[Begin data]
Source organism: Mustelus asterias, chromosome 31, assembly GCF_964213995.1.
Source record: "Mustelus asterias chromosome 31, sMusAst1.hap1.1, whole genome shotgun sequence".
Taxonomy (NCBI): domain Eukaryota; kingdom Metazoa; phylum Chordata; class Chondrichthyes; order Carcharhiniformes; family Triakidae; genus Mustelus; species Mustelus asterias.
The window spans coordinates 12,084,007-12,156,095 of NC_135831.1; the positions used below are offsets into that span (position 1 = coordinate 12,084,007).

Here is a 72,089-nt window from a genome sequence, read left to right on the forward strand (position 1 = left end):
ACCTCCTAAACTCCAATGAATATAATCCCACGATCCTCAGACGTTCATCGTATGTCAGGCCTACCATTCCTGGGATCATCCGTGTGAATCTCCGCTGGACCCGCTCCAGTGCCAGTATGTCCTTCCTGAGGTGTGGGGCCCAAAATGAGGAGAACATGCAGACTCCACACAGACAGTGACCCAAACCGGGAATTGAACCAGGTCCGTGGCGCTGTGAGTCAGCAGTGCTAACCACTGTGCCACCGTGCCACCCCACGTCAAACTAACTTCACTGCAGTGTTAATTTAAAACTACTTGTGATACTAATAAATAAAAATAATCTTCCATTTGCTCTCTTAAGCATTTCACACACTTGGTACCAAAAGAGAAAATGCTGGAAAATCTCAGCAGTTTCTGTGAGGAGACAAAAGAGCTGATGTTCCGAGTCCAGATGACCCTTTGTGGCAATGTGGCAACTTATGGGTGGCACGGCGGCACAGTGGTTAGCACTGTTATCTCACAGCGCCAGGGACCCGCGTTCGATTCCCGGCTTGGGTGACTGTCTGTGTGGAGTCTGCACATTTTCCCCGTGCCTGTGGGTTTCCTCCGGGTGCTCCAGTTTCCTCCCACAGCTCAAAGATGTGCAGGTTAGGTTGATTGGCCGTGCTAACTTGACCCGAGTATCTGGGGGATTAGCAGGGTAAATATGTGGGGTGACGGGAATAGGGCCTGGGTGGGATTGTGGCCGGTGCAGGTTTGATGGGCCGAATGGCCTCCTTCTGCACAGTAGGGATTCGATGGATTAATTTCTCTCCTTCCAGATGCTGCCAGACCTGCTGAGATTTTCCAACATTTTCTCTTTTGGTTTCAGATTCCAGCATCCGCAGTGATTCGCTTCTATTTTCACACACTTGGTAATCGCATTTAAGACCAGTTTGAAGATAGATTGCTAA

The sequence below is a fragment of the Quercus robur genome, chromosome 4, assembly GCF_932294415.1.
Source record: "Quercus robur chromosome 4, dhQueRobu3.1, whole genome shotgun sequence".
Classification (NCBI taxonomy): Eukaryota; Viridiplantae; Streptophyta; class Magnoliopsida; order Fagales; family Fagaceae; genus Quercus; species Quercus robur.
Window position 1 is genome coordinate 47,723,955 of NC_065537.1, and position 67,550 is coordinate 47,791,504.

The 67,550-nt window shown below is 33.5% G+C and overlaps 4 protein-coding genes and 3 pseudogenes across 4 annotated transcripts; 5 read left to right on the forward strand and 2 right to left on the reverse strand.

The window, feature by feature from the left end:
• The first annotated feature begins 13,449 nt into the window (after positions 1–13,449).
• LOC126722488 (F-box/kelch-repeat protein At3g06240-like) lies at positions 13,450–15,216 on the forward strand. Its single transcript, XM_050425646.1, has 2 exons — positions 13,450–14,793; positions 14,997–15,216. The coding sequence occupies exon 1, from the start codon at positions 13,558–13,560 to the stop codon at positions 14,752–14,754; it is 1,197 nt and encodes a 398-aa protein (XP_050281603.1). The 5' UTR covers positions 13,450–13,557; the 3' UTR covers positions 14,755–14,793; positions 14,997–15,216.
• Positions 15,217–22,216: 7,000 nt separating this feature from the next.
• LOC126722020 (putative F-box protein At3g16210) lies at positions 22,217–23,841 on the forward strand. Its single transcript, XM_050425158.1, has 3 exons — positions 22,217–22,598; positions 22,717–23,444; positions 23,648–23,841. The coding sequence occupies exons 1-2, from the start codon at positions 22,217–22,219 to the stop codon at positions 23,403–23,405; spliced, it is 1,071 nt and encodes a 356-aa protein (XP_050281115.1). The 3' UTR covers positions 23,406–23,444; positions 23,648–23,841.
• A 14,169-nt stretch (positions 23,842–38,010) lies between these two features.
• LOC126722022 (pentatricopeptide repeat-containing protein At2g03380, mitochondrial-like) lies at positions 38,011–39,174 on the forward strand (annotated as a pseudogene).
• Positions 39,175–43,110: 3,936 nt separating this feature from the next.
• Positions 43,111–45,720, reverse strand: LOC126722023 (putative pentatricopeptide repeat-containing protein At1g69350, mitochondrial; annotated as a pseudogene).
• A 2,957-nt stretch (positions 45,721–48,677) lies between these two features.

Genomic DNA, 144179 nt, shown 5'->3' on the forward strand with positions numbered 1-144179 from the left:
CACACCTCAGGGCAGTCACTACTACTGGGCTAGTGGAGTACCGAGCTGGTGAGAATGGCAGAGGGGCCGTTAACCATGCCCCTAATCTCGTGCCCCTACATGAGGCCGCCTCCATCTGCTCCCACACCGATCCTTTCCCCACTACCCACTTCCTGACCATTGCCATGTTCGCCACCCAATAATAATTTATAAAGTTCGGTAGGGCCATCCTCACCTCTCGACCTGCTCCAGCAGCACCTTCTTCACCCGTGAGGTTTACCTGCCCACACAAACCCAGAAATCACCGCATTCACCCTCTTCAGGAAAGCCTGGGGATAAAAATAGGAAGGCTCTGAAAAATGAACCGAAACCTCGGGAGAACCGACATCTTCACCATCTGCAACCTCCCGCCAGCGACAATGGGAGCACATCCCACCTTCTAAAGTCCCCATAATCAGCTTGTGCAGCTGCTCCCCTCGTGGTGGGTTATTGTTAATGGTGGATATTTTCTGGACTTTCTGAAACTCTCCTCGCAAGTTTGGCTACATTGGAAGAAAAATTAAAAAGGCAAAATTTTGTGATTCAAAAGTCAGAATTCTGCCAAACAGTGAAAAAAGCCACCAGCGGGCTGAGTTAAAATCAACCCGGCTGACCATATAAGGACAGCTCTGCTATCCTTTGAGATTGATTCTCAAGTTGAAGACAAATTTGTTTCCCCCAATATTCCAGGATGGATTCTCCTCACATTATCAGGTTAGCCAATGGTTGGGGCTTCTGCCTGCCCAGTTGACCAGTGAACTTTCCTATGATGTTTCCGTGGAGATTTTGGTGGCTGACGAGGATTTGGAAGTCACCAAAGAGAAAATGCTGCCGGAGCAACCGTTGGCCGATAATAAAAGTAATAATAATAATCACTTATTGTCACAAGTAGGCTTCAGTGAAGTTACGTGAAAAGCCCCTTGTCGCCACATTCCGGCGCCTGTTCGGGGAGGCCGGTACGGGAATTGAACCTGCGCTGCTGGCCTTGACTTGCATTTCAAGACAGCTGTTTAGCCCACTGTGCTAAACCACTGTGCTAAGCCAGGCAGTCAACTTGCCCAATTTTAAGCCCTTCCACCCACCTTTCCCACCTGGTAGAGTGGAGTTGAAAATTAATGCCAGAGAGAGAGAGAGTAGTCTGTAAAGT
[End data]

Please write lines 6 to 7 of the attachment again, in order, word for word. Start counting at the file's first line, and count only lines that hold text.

ACCTCCTAAACTCCAATGAATATAATCCCACGATCCTCAGACGTTCATCGTATGTCAGGCCTACCATTCCTGGGATCATCCGTGTGAATCTCCGCTGGACCCGCTCCAGTGCCAGTATGTCCTTCCTGAGGTGTGGGGCCCAAAATGAGGAGAACATGCAGACTCCACACAGACAGTGACCCAAACCGGGAATTGAACCAGGTCCGTGGCGCTGTGAGTCAGCAGTGCTAACCACTGTGCCACCGTGCCACCCCACGTCAAACTAACTTCACTGCAGTGTTAATTTAAAACTACTTGTGATACTAATAAATAAAAATAATCTTCCATTTGCTCTCTTAAGCATTTCACACACTTGGTACCAAAAGAGAAAATGCTGGAAAATCTCAGCAGTTTCTGTGAGGAGACAAAAGAGCTGATGTTCCGAGTCCAGATGACCCTTTGTGGCAATGTGGCAACTTATGGGTGGCACGGCGGCACAGTGGTTAGCACTGTTATCTCACAGCGCCAGGGACCCGCGTTCGATTCCCGGCTTGGGTGACTGTCTGTGTGGAGTCTGCACATTTTCCCCGTGCCTGTGGGTTTCCTCCGGGTGCTCCAGTTTCCTCCCACAGCTCAAAGATGTGCAGGTTAGGTTGATTGGCCGTGCTAACTTGACCCGAGTATCTGGGGGATTAGCAGGGTAAATATGTGGGGTGACGGGAATAGGGCCTGGGTGGGATTGTGGCCGGTGCAGGTTTGATGGGCCGAATGGCCTCCTTCTGCACAGTAGGGATTCGATGGATTAATTTCTCTCCTTCCAGATGCTGCCAGACCTGCTGAGATTTTCCAACATTTTCTCTTTTGGTTTCAGATTCCAGCATCCGCAGTGATTCGCTTCTATTTTCACACACTTGGTAATCGCATTTAAGACCAGTTTGAAGATAGATTGCTAA

The sequence below is a fragment of the Quercus robur genome, chromosome 4, assembly GCF_932294415.1.